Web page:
It didn't even matter that the food we were about to ingest has a history of jumping right back up and out to see the world. I cooperated the best I could, but I will say, swallowing that meal knowing it was temporary for my own body gave me pause. I wondered if it would be rude to order two dishes, one to go- one of my choice to go- so that i might be able to have lunch that would stay with me a little longer than 15 minutes.Leaving my etiquette book behind, I guessed it was not a proper idea, so I let it go.

During the consumption, I fielded the 20 questions per bite from my inviter. Dodge/ bite, dodge/ bite. I got a good upper body workout. What a treat.

I used to think having lunch with someone meant you talked about when and where, and usually ended up with a place you both agreed on.. I also thought there was some choice in what you did or didn't have while on the luncheon outing. Ah!! There's the trick.

I had a trick or treat lunch that day. No bags of candy to sort through at the end of it either. Just a lot of tums. I did,however get to know the upstairs ladies' room quite intimately. The stall and I bonded, so all is not lost on this lunchtime adventure but-

I think from here on out- I'll stick with more simple fare with work buddies. That's not really fair, is it? I guess I've forgotten the other side of that potty seat story. I've been very lucky to have lunch with friends who seem to share the same thinking as I mentioned earlier about discussion and having choices, etc.. I guess it all boils down to some lunches are treats, and some are just plain tricks.

Stranger than fiction…….

The world is a dark place. Full of confusion and chaos, selfish envy and over indulgence. I think sometimes that the world today is the same ball of fire and gaseous nastiness that it was so long ago, "in the beginning". The lens shows a somewhat different picture, but much is the same. Thankfully,there are bright spots, and faith helps us see those and faith helps us build upon them. But this is a tale of murder and mahem, not sunny side of the streetness.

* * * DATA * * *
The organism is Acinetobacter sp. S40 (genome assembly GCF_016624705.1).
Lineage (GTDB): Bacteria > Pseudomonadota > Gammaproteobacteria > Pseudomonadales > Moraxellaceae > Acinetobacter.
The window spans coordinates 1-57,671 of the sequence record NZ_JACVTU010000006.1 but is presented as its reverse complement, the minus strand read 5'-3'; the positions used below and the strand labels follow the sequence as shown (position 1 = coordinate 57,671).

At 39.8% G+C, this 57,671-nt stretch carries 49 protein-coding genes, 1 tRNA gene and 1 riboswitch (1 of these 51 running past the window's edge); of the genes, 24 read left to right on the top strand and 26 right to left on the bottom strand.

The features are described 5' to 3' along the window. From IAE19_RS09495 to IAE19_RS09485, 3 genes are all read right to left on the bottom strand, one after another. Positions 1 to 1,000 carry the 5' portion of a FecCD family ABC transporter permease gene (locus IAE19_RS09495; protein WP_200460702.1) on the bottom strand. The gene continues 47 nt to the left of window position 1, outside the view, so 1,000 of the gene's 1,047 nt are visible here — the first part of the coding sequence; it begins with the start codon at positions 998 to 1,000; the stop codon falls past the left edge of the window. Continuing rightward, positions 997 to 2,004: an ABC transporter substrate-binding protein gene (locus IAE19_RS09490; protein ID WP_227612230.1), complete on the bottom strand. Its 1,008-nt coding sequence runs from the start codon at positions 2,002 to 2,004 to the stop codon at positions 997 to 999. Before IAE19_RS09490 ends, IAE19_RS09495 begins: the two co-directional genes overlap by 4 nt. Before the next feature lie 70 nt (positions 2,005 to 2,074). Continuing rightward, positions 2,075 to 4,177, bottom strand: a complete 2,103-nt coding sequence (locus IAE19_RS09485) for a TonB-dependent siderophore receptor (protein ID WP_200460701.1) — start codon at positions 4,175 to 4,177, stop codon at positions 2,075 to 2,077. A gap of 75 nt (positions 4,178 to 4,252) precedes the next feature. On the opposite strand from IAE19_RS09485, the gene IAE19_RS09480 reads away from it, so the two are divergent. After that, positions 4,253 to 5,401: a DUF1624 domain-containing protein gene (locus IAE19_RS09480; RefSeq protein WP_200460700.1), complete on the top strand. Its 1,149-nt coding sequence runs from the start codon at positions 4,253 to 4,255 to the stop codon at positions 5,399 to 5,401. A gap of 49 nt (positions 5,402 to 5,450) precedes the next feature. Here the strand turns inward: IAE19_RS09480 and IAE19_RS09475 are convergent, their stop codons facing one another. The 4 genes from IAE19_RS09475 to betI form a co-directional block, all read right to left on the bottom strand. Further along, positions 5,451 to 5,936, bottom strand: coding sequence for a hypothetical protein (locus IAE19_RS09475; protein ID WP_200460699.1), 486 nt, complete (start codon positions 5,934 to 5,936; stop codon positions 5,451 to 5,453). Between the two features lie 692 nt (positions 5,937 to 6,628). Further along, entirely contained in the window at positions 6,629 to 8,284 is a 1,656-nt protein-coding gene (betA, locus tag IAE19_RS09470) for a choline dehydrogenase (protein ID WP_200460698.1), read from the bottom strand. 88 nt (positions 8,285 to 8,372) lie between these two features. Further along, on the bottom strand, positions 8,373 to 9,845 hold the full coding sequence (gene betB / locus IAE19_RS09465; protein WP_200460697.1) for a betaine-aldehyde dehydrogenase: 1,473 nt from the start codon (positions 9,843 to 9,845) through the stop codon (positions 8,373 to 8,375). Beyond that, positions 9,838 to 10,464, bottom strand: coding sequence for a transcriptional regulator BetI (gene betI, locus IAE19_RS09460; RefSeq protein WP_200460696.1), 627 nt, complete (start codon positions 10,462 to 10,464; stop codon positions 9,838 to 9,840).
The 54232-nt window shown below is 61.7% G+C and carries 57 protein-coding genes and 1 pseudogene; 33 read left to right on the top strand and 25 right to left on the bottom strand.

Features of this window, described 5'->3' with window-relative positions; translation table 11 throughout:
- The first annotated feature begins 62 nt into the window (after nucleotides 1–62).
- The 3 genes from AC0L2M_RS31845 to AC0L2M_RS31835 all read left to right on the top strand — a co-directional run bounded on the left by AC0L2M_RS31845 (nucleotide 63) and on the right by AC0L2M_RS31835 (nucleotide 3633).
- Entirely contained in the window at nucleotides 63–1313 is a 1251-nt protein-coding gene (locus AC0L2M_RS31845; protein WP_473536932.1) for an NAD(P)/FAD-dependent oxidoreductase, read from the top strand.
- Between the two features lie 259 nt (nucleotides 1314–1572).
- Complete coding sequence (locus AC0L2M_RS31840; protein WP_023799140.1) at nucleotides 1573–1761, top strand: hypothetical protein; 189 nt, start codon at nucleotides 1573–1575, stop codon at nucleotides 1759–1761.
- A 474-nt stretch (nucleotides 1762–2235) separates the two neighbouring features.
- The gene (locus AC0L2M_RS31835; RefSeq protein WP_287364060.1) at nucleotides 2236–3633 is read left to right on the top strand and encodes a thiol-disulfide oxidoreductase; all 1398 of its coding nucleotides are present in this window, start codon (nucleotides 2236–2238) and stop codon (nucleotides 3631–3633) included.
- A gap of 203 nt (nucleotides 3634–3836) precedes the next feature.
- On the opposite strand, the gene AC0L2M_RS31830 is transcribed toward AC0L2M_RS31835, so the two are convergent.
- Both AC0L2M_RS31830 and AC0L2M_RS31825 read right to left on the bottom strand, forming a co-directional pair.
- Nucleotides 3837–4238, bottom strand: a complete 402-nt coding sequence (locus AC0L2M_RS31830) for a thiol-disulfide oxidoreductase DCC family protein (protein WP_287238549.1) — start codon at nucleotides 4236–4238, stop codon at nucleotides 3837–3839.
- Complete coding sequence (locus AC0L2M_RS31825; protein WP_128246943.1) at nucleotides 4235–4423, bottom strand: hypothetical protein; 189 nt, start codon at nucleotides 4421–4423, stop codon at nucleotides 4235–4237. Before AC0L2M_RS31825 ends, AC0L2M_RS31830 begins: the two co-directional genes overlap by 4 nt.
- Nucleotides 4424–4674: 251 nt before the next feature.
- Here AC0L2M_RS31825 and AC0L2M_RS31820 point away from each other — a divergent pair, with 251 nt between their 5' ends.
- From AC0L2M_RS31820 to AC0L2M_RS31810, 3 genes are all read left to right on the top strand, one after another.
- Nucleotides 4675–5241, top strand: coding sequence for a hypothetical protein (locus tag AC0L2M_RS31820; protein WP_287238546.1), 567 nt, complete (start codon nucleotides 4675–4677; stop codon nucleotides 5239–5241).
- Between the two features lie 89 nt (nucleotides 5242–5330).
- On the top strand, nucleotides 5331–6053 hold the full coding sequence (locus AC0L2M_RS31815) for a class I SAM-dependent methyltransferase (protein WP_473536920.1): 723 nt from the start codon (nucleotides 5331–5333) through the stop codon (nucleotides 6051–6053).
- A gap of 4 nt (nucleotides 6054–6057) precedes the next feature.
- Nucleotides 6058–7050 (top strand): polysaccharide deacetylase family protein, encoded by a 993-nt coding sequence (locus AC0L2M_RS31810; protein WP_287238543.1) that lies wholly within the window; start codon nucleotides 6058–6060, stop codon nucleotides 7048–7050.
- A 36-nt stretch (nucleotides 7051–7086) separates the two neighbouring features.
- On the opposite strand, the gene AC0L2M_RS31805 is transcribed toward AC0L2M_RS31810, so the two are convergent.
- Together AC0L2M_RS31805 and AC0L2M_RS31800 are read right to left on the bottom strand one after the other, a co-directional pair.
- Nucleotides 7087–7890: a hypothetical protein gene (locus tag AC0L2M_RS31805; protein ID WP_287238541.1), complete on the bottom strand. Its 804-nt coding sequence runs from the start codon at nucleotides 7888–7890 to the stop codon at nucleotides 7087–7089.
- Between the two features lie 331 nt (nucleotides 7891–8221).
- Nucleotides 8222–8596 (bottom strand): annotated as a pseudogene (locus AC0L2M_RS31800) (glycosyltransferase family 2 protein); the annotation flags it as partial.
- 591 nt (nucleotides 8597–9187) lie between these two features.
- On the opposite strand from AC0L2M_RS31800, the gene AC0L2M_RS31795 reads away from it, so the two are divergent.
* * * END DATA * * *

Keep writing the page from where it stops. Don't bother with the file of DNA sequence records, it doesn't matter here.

One nasty varmit that wreaks havoc on our world is crime. Humans hurting other humans, I speak of here. It’s a sad reality. Murder in particular. As much as I enjoy watching Law and Order and Third Watch, the reality is not pretty when it comes to that kind of human pain. Rarely are cases solved in 60 minutes – minus commercials.

Some murders are mysterious, complicated, and obscure. They go on forever; grow into "cold cases"...Others are clean cut in black and white; catching the culprit a relatively easy task.

Crime in the home is prevalent, but on a much lesser level in most cases. For example:

When my children were younger, one of the girls, then 3, appeared before me with sticky pink fingers and a lovely glaze of sugared red #20 gently coating her innocent face.
“Mommy, I want some juice” said the glazened babe.
I stopped what I was doing and looked down at her adorable pinkishness.
“So, have you been eating candy?” I asked.
“No.” came the reply.
“Are you SURE you haven’t ?” I tried again to offer her an opportunity to tell the truth. ( This was before I knew that threes don’t always do that when given the chance)
I gave over to her, the bottom of my tee shirt and she stuck to it quite well. We proceeded into her room. We stood at the door. I scanned the space. A cellophane wrapper caught my eye and I approached it. I bent down and looked the wrapper square in the , well square. “Did Mary eat you?” I asked, leaning over so that I could better hear the response.

I noticed that this candy wrapper was but one among many. Hiding behind the first were an additional 60 or so empty wrappers.

Mary peeled her fingers from my shirt and backed towards the door- the escape hatch.